In ESAB Group, Inc. v. Centricut, Inc., 126 F.3d 617 (4th Cir. 1997), cert. denied, 523 U.S. 1048 (1998), the facts of which are similar to this case, the Fourth Circuit rejected the notion that a state can exercise personal jurisdiction over a defendant simply because the plaintiff experiences injury in the forum state based on the defendant's actions. In that case, a South Carolina manufacturer sued a New Hampshire company and numerous non-South Carolina residents in South Carolina asserting that the defendants had conspired to misappropriate plaintiff's trade secrets and customer lists. The Fourth Circuit held that jurisdiction in South Carolina was improper, noting:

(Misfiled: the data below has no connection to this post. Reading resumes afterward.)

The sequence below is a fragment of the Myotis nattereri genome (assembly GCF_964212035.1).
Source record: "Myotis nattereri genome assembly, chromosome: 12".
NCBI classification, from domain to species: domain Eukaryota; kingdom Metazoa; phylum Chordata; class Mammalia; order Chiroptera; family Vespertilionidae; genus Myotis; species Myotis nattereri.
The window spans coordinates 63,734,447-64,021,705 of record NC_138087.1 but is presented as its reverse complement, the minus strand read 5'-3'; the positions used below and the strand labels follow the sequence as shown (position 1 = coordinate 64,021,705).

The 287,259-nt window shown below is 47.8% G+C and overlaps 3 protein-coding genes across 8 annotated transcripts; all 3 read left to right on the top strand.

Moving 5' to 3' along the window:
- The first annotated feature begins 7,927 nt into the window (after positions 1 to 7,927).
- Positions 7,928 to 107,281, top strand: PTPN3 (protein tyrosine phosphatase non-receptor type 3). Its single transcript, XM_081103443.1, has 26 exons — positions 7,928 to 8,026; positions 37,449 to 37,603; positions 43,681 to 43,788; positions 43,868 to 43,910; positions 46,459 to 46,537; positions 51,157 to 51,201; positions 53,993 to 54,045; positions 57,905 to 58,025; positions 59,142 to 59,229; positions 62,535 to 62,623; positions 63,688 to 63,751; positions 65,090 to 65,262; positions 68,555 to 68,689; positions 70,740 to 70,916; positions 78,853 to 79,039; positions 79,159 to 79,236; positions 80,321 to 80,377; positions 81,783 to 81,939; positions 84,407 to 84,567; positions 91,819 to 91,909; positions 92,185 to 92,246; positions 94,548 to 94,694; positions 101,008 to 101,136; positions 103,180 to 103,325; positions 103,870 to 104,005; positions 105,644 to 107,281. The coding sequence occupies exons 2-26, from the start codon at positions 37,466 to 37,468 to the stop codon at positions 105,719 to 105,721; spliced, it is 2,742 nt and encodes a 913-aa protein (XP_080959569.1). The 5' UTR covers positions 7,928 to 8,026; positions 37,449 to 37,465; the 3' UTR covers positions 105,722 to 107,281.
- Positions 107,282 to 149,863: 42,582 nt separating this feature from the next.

The ESAB Group contends, however, that, wherever the sales were made by Centricut, and thus lost by the ESAB Group, they were ultimately felt in South Carolina at the ESAB Group's headquarters. While this is undoubtedly true, when unaccompanied by other contacts, it is ultimately too unfocused to justify personal jurisdiction. See Indianapolis Colts [v. Metro. Baltimore Football Club Ltd. P'ship, 34 F.3d 410,] 412 [(7th Cir. 1994)] (noting that in cases upholding jurisdiction based on injury in the forum state to intellectual property or reputation, "[t]he defendant had also `entered' the state in some fashion"). Instead of grounding jurisdiction on a defendant's decision to "purposely avail  itself of the privilege of conducting activities within the forum state," [Ry. Employees v.] Hanson, 351 U.S. [225, 253] (1956), or on a defendant's activities "expressly aimed" at the forum state, Calder, 465 U.S. at 789, 104 S.Ct. at 1487, jurisdiction would depend on a plaintiff's decision about where to establish residence. Such a theory would always make jurisdiction appropriate in a plaintiff's home state, for the plaintiff always feels the impact of the harm there. Although the place that the plaintiff feels the alleged injury is plainly relevant to the inquiry, it must ultimately be accompanied by the defendant's own contacts with the state if jurisdiction over the defendant is to be upheld.Id. at 625-26. Precision's contacts are similar to those found to be insufficient to confer personal jurisdiction in Esab Group. The contract was executed and performed in Virginia, and Precision does not conduct business nor have property in Maryland. The fact that Plaintiff has suffered the effects of Defendant's alleged conduct in Maryland, without more, is insufficient to establish personal jurisdiction. Here, "there is nothing other than an (alleged) interference with contract, where one of the contracting parties happens to be a Maryland resident." Ritz Camera Ctrs. Inc. v. Wentling Camera Shops Inc., 982 F.Supp. 350, 355 (D.Md. 1997). The only connection Maryland has with this case is that it is the location of Plaintiff's injury, which is insufficient to exercise personal jurisdiction over Precision.